Shall we agree, then, for the sake of a more focussed discussion, that we are discussing the Abrahamic god? (As an aside, if you have any insight into why that god is not referred to as the Mosaic or Adamic god I would genuinely appreciate your sharing it!)
I am not really sure, as to I don’t think I have ever called God, Abrahamic God. Scripture seems to say “God of Abraham” about 17 times, but it also has “God of Shem”, “God of Isaac”, “God of Nahor”, and it also says “the God of Abraham, the God of Isaac, and the God of Jacob” a few times. Where do you usually hear this phrase? It could be that Abraham is noted as the father of us all in faith [Romans 4].
If you prefer we can even exclude (or not, your choice) the Islamic view of that shared deity; I don't know your background but I will freely admit that I am far less familiar with the Koran and Hadith than with the Torah, Talmud, Mishnah and Midrash, and less familiar with any of those than with the Christian versions of the Old and New Testaments.
There is no need to include, Allah, the god of the Muslims, because this god is not the same as the God of Scripture, nor do they see Jesus Christ as a Savior of mankind from sin.
Since we are agreed that the non-revelatory deist god is not relevant to our conversation, we have to speak of oral or written religious traditions. I don't think either of us is heir to a predominantly oral tradition; you are a Christian, and I am an atheist of Christian (specifically Roman Catholic) extraction.
Even where there are unwritten 'grace notes' such as the Catholic Assumption of Mary heading straight into Heaven, the Christian faith like its Judaic forebears is primarily based on a written scripture. The only question, especially if we're relying on translations, is which undeniable literal written word of God we're to go by.
Since I am Baptist, Scripture is our authority over oral tradition, therefore I find no support of a “Catholic Assumption of Mary” contained anywhere in Scripture, so I am a little unclear as why you write of it and include, “primarily based on a written scripture”.
I'm not a linguist or archaeologist either, and I'm only truly familiar with the English translations. My greatest lack is the gift of tongues, alas... I do have a number of English translations of the Holy Bible, though, both Catholic and Protestant, as well as several of the apocryphal gospels.
What I don't have is access to the mind of your god to let me know which translation to use. If you could please pray and ask your god which one we should work with I'd be grateful. Should your god have a preferred version I don't already own I'll be happy to purchase a copy so that we'll be conversing about the same text.
Just let me know which one you and He likes. Oh, and not to be forward or anything, but while you're discussing the subject I wonder if you'd suggest he actually straighten that issue out for everybody else as well? It certainly would help tone down the violence due to misunderstandings in a number of places around the world.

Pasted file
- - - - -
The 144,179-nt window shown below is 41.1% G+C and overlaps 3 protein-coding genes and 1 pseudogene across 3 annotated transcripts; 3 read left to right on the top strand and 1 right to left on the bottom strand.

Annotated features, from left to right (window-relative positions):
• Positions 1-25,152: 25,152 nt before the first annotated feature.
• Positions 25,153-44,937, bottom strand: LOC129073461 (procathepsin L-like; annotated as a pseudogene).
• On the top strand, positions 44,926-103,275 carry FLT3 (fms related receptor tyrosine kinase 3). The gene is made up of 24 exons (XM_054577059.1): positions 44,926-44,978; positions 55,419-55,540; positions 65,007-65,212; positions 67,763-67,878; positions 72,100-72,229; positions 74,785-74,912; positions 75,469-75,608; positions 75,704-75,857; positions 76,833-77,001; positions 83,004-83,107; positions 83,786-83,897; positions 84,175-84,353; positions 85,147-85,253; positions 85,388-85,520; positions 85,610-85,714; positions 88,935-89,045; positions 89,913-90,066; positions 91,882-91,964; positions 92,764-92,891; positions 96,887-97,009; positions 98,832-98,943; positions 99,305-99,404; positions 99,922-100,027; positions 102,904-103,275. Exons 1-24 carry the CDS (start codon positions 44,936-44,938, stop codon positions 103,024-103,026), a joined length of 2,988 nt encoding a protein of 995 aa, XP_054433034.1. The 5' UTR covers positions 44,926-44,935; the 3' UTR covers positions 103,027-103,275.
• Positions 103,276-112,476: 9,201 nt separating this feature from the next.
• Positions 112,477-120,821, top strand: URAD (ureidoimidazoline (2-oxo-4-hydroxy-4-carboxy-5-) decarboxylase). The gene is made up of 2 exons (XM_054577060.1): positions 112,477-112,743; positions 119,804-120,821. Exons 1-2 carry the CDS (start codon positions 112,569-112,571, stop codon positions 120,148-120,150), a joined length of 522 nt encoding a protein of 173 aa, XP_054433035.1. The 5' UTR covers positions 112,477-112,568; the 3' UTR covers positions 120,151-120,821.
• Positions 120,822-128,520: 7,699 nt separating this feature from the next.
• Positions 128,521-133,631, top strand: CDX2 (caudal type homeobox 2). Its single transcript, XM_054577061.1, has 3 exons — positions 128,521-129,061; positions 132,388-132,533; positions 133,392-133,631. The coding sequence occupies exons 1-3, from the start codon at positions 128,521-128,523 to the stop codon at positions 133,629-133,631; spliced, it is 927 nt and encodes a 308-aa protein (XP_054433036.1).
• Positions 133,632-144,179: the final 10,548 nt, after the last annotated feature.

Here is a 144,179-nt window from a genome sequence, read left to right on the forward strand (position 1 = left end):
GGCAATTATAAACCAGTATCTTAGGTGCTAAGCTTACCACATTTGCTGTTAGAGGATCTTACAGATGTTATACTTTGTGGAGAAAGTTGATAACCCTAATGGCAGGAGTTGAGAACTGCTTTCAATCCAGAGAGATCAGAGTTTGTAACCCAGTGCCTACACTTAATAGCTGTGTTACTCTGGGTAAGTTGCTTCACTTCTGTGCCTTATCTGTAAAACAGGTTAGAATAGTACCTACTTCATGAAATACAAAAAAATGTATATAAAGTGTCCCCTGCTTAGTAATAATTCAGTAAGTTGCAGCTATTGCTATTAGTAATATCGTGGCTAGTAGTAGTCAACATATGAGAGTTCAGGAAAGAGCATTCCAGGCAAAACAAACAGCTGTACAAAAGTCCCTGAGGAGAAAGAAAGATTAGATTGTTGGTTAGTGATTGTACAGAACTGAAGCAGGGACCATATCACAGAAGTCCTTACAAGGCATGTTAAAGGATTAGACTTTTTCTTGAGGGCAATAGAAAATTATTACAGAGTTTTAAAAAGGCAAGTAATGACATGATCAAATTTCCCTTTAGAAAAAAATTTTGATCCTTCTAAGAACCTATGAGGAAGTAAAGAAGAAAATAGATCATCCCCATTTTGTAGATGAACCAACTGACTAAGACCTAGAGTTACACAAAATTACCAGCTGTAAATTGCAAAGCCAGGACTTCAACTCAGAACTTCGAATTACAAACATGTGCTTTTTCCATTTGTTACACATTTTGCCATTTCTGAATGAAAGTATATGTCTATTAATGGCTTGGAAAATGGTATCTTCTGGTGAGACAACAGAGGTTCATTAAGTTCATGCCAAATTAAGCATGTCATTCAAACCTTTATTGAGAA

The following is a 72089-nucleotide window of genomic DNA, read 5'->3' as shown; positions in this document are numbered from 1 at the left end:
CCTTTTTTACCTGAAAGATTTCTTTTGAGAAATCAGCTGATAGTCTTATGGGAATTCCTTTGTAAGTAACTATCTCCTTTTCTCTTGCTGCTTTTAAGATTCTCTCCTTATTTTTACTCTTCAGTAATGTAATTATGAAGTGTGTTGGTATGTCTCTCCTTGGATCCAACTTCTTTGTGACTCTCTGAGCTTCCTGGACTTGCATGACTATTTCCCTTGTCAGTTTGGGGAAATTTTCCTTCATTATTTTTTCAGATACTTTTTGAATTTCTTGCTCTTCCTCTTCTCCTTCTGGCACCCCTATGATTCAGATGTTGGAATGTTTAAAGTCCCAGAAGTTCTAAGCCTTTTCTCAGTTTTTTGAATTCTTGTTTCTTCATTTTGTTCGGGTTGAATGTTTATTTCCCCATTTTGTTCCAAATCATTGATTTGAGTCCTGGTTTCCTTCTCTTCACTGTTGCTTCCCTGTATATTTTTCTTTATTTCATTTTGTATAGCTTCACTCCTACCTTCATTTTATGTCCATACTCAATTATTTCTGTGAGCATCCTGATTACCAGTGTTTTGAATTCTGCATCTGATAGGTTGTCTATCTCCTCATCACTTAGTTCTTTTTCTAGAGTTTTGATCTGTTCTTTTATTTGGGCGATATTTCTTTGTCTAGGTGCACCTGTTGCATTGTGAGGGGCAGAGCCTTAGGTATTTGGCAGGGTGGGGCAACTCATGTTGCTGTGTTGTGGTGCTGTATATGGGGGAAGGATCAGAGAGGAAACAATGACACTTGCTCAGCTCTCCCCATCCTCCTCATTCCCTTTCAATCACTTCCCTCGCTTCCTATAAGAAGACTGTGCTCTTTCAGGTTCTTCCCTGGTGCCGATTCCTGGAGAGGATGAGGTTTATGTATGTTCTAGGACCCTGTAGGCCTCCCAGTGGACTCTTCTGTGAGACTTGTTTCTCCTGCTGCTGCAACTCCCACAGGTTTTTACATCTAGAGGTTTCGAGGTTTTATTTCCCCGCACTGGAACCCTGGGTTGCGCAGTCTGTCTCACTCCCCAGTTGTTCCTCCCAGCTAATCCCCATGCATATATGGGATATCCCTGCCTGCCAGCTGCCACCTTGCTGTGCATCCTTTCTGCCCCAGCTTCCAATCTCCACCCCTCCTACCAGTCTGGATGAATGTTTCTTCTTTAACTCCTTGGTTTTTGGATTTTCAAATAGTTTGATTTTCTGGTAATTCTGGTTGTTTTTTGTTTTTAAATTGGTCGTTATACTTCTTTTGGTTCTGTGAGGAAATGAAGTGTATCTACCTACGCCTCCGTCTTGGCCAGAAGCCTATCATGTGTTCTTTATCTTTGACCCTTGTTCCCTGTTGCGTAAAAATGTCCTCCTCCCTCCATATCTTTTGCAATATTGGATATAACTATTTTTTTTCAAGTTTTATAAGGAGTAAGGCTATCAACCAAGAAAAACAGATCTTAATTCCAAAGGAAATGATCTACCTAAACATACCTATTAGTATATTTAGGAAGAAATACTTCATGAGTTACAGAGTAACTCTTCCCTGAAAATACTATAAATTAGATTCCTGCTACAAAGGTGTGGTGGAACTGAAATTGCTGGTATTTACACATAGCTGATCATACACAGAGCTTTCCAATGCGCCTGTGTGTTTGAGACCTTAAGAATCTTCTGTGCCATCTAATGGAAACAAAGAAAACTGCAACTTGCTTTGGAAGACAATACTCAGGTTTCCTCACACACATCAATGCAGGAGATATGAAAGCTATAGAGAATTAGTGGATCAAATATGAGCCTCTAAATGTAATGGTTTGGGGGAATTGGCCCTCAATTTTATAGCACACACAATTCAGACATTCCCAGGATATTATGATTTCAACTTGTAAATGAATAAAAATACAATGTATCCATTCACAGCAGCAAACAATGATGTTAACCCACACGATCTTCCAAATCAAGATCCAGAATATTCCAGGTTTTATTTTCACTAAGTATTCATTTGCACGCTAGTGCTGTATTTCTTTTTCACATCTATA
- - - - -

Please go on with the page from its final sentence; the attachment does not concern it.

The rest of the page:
This is where I find more sarcasm than actual discussion. The study of translations and manuscripts evidence and Greek Texts, etc. is a very broad topic which covers much more information than I have in my limited knowledge of all that encompasses the topic. I have done some reading on the subject, but am far from being an expert of it. You are free to view my section on Bibles/Translations and I have other information on the side bar under “Variants of Silver?”. As for me, I use the King James Bible. What “violence due to misunderstandings in a number of places around the world” comes from Bible translations?
Where exactly are you going with this line of questioning? Or, what exactly are you asking of me?
From the other post, you had the following:
The characteristics normally ascribed to that god, alone - omnipotence, omniscience, omnibenevolence - cannot logically exist together. Omnipotence is self-defeating; an omnipotent being cannot create a force which that same being cannot defeat, i.e. God can't make a rock so heavy even He can't lift it. Omniscience is incompatible with any power at all, because it includes the ability to foresee an action which can then be prevented, meaning the prophecy was invalid. Omnibenevolence, in conjunction with omnipotence and omniscience, is incompatible with the world containing needless suffering; a god which sees the suffering, is able to prevent it and does not do so is obviously not loving in any recognizable sense of the word, unless you are a particularly talented sado-masochist.
Omnipotence –Your question/statement, “God can't make a rock so heavy even He can't lift it.”
"What the above "paradox" lacks is vital information concerning God's nature. His omnipotence is not something independent of His nature. It is part of His nature. God has a nature and His attributes operate within that nature, as does anything and everything else.
Omnipotence is not the ability to do anything conceivable, but the ability to do anything consistent with His nature and consistent with His desire within the realm of His unlimited and universal power which we do not possess.”